Moore’s intro is quite amusing and well done. He is interrupted by none other than “M” played by the incredibly talented Bernard Lee and Miss Moneypenny (Lois Maxell) at his home of all places. He tries his best to hide a girl he’s been fooling with but Moneypenny being the curious woman she is catches the young girl scantily dressed and feeling ashamed. I thought as an intro it was unique and gives us a clear cut picture of Moore’s Bond being just as flirtatious as Connery’s once was. A playboy who just happens to be a spy.

Bond (Moore) is sent to investigate the deaths of three of his colleagues (during a parade in New Orleans is one) and is sent to NYC to find out the connection between their deaths and an underworld mob boss called Kananga AKA Mr Big played  by the always awesome Yaphet Kotto. While in NYC Bond is thrust into another world of secret clubs, (There’s a revolving restaurant table, even!) VooDoo and drugs. Seem like Mr Big wants to move some of the happy H around for free to put other rival gangs out of business. He also runs a fictional island called San Monique where the heroin is farmed.  It is while investigating in NYC that he runs into Felix Leiter after having his driver shot and almost getting killed in a crash. Bond then moves on to the previously mentioned restaurant named Fillet of Soul. It’s here that Bond meets the beautiful Tarot Card reader Solitaire. (The beautiful Jane Seymour) She works for Mr Big but is not his concubine. She needs to be a virgin in order for her to “see” using the tarot cards. Or something like that. I just know Mr Big freaks out after he finds out that Bond eventually sleeps with her.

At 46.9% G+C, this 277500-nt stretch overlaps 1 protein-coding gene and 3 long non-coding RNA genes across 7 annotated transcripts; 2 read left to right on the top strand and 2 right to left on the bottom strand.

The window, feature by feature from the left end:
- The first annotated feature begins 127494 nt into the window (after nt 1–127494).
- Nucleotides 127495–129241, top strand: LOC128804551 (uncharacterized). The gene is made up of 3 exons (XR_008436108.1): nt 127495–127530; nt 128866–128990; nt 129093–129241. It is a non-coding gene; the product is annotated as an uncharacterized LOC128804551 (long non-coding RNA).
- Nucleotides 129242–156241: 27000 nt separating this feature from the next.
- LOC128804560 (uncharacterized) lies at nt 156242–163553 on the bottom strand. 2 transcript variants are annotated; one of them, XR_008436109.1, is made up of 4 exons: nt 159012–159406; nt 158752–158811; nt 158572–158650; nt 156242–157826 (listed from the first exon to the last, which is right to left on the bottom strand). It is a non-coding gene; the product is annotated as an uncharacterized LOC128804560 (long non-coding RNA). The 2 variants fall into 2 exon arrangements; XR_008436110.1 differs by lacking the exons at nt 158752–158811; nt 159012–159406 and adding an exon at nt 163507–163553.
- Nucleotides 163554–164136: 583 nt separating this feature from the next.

I want to keep the rest spoiler free or this review will turn into a long recap of the movie. By now many have seen it anyway and those who have not could be surprised and entertained while watching the movie. Suffice it to say the film then follows the typical formula of most Bond films. Or just refer to any of the Austin Powers movies and there you go.